Factors and Variables - The Slippery Slope of a Bad Guest Experience
It took me three tries to pass college Algebra… but I did it. Since owning Geppetto’s I have dealt with more factors and variables than I ever did in a math class.
I ask a server as he flies by… “Need Anything?”
“Yes please, he quickly replies, Dr. Pepper to 27.”
I bring Dr. Pepper to 27 only to find it was intended for 32. At 32 I find they also wanted a refill on Coke. I returned to the table with the Coke and I notice the woman looking strangely at me.
“Everything okay?” I asked.
“Well, no.” She said, while smiling. “As a matter of fact… this has become one of our favorite places for Italian. And tonight it’s just not the same. Everything is terrible. Did you get a new cook or something?”
Whenever I hear that… I know, deep down, EVERYTHING can’t possibly be terrible. I know there must be more to the story.
“Please, tell me what you mean by EVERYTHING is terrible? What happened here tonight?”
“Well, she said, I didn’t want to say anything but it’s just not as good as it was the last time we were here. The marinara isn’t right. It tastes like nothing. Like it’s watery. It has NO flavor. It tastes like NOTHING.”
I then noticed she has hardly touched her lasagna. Lasagna has nothing to do with the marinara. I thought to myself… she just isn’t happy. Something more was at play and I was determined to get to the bottom of it.
I excuse myself to taste the sauce. It tasted just like our marinara. In my opinion… delicious. The only thing I could think was that maybe the pasta was not drained properly before plating which would add water to the sauce. Was the cook moving too fast? When he cooked off the pasta… did he remember to add a dash of salt to the water?
Wanting more information I asked the server, “What’s up with 32?”
“Well… he said… they started out with (the other server)… then I took over. She wanted her mozzarella bread the same time as her entree. Her entree wasn’t ready so the mozzarella bread sat and was cold when I brought it to the table. She was not happy.”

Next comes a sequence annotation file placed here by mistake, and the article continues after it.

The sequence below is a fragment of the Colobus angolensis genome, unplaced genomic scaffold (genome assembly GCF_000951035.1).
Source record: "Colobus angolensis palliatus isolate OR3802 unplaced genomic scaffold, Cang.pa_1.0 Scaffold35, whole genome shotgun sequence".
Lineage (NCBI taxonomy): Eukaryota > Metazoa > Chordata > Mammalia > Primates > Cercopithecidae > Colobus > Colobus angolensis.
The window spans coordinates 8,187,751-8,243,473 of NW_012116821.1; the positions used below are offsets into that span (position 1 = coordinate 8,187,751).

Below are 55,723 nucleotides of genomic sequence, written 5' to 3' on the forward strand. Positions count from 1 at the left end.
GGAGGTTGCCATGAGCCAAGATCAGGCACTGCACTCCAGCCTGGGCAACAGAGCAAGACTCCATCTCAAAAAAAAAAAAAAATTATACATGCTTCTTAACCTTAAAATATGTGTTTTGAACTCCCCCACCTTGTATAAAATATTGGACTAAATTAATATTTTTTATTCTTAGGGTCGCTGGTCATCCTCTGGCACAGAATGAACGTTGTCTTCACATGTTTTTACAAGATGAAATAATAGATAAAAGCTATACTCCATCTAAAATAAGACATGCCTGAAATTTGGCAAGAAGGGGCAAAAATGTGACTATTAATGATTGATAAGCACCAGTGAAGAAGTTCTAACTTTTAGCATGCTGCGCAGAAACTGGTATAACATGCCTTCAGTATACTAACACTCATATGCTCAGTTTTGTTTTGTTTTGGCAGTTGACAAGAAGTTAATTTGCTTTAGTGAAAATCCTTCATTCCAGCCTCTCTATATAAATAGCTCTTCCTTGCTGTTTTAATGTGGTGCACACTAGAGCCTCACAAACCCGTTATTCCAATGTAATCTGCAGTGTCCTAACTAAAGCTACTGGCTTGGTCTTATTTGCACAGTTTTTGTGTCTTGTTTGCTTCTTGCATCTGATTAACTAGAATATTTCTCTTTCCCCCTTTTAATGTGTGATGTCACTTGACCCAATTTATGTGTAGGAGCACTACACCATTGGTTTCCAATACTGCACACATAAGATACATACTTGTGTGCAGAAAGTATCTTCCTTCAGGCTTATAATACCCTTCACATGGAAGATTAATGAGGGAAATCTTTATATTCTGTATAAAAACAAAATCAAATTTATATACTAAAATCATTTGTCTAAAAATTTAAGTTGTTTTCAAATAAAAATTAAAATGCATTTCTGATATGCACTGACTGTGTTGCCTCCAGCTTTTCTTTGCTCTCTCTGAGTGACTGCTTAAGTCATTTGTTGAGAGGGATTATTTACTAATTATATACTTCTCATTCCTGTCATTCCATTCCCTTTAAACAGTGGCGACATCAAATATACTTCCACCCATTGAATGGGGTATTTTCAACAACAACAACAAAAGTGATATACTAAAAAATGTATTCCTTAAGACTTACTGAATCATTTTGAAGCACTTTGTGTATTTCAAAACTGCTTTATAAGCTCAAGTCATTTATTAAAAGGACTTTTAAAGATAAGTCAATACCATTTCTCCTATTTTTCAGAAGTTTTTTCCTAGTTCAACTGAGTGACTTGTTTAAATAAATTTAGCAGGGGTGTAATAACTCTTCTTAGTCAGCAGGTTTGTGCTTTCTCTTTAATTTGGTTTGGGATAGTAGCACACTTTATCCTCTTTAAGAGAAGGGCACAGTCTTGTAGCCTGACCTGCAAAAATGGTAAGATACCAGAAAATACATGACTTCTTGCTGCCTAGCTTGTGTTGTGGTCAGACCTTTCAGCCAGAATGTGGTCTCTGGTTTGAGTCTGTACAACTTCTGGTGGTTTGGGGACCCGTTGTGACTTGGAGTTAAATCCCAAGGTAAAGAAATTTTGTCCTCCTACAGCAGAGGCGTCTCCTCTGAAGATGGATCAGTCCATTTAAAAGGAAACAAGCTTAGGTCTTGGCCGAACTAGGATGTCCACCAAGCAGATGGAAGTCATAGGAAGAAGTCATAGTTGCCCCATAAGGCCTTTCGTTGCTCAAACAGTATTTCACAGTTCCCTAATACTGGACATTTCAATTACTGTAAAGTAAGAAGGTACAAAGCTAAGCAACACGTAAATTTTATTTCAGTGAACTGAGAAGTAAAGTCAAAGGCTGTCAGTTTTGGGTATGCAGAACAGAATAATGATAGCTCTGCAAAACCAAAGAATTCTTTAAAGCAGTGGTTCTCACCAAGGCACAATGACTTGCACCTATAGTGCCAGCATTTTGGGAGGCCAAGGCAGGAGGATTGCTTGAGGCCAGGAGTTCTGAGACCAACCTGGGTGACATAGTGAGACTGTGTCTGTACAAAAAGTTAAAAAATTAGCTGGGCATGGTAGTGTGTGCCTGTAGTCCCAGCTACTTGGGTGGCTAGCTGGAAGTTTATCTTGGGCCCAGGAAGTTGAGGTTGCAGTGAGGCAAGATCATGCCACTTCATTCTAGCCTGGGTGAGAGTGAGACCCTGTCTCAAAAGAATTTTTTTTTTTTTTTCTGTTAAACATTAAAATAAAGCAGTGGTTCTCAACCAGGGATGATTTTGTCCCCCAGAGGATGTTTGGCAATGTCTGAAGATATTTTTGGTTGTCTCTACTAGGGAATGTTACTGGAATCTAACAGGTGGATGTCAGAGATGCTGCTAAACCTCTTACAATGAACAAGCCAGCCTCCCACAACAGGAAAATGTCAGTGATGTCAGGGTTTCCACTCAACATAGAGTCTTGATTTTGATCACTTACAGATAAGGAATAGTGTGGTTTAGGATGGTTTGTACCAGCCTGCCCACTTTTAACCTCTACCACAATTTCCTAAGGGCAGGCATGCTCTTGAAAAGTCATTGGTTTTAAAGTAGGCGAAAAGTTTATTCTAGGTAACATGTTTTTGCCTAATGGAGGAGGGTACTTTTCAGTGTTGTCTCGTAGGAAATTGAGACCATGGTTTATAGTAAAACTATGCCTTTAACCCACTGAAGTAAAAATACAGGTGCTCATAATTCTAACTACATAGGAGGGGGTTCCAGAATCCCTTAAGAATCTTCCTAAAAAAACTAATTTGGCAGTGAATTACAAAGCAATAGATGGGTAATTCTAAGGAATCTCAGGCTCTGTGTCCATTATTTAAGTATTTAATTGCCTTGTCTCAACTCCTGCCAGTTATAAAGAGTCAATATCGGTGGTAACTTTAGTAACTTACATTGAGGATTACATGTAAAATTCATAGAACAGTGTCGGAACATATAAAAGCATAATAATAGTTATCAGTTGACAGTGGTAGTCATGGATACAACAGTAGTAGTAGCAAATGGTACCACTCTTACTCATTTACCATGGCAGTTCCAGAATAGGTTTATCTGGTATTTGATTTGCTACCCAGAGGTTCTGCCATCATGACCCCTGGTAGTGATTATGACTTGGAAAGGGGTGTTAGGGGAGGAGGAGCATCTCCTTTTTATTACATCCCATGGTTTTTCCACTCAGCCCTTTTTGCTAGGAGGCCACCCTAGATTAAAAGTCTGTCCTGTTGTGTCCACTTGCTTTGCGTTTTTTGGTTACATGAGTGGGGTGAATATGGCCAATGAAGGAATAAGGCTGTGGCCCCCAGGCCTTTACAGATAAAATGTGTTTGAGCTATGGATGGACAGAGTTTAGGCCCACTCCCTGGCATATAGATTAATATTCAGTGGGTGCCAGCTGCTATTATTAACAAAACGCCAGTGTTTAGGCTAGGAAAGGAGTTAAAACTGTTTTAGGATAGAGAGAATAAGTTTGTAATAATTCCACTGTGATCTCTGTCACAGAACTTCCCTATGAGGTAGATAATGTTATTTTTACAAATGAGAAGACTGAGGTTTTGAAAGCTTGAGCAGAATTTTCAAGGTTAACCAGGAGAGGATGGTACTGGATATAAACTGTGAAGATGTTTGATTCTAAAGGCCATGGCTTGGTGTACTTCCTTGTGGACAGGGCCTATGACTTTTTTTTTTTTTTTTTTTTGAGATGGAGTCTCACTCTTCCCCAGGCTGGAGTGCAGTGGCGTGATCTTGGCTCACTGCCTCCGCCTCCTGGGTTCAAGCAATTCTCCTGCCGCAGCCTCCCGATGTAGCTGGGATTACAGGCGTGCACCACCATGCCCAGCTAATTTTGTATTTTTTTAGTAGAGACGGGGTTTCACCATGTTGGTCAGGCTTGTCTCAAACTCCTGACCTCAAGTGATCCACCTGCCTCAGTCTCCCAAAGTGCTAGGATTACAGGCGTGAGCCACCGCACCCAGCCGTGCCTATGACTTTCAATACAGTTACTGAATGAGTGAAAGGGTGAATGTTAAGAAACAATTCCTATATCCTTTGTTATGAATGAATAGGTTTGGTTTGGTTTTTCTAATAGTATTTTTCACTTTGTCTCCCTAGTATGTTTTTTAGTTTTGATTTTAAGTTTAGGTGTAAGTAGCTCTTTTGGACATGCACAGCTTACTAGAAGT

Timing between two separate kitchens takes some getting used to. As a server you need to know how to communicate with both kitchens in order to ensure the best possible guest experience. Asking that an appetizer be delivered at the same time as an entree… is… believe it or not… a complicating factor… not impossible… but like a next level, improved gamer move. Perhaps a task a new server hasn’t had to complete… yet.
Side note: We’re doing what we have to do in light of staffing issues. It seems… only in COVID season… is it possible to have a bigger Monday than a Thursday. So much… impossible to predict. Never ending variables! We did not expect that night to be busy. Note to self: If you can avoid it… never schedule two new servers in the same shift.
The couple didn’t want me to but I took care of their meal and encouraged them to give us another try another day. By the time the encounter had ended… I was spent. I think trouble began when customer service felt unsettled. They were passed from one inexperienced server to another… while I was on delivery. She didn’t get to eat her mozzarella bread with her lasagna and I really think that ruined everything.
Factors and variables… service… timing… food quality… and unmet expectations can ruin an appetite and change perception. It’s a slippery slope.
I hope that couple comes back and when they do they have a better guest experience. Meanwhile… I pray for grace… for myself and for those we serve. #ihatemath